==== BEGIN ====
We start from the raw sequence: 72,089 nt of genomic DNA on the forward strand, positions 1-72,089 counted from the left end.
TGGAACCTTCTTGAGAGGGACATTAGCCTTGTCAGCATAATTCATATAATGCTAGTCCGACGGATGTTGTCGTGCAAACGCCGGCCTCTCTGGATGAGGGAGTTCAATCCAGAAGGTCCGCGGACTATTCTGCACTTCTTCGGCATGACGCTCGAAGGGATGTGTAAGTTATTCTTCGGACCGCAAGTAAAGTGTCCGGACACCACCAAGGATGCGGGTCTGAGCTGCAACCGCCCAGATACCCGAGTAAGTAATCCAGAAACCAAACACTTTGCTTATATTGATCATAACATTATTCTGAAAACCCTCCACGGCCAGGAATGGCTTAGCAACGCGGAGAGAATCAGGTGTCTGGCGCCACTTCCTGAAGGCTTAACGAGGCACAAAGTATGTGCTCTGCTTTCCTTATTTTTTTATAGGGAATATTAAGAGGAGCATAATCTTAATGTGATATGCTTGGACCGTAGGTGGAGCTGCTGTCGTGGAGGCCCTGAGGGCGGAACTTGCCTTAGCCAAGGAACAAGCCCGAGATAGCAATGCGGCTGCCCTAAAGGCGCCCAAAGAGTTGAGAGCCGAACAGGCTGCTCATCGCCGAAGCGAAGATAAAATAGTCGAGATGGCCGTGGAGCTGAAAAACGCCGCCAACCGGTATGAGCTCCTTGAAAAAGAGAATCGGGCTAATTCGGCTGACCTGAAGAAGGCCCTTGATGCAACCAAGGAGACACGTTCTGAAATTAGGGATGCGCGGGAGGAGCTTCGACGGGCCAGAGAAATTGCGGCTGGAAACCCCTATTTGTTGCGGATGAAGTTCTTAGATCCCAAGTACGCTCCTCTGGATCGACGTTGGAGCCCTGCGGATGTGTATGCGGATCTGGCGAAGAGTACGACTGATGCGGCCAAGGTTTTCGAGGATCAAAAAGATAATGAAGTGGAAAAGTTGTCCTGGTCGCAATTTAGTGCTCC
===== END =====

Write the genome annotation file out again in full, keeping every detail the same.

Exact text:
We start from the raw sequence: 72,089 nt of genomic DNA on the forward strand, positions 1-72,089 counted from the left end.
TGGAACCTTCTTGAGAGGGACATTAGCCTTGTCAGCATAATTCATATAATGCTAGTCCGACGGATGTTGTCGTGCAAACGCCGGCCTCTCTGGATGAGGGAGTTCAATCCAGAAGGTCCGCGGACTATTCTGCACTTCTTCGGCATGACGCTCGAAGGGATGTGTAAGTTATTCTTCGGACCGCAAGTAAAGTGTCCGGACACCACCAAGGATGCGGGTCTGAGCTGCAACCGCCCAGATACCCGAGTAAGTAATCCAGAAACCAAACACTTTGCTTATATTGATCATAACATTATTCTGAAAACCCTCCACGGCCAGGAATGGCTTAGCAACGCGGAGAGAATCAGGTGTCTGGCGCCACTTCCTGAAGGCTTAACGAGGCACAAAGTATGTGCTCTGCTTTCCTTATTTTTTTATAGGGAATATTAAGAGGAGCATAATCTTAATGTGATATGCTTGGACCGTAGGTGGAGCTGCTGTCGTGGAGGCCCTGAGGGCGGAACTTGCCTTAGCCAAGGAACAAGCCCGAGATAGCAATGCGGCTGCCCTAAAGGCGCCCAAAGAGTTGAGAGCCGAACAGGCTGCTCATCGCCGAAGCGAAGATAAAATAGTCGAGATGGCCGTGGAGCTGAAAAACGCCGCCAACCGGTATGAGCTCCTTGAAAAAGAGAATCGGGCTAATTCGGCTGACCTGAAGAAGGCCCTTGATGCAACCAAGGAGACACGTTCTGAAATTAGGGATGCGCGGGAGGAGCTTCGACGGGCCAGAGAAATTGCGGCTGGAAACCCCTATTTGTTGCGGATGAAGTTCTTAGATCCCAAGTACGCTCCTCTGGATCGACGTTGGAGCCCTGCGGATGTGTATGCGGATCTGGCGAAGAGTACGACTGATGCGGCCAAGGTTTTCGAGGATCAAAAAGATAATGAAGTGGAAAAGTTGTCCTGGTCGCAATTTAGTGCTCC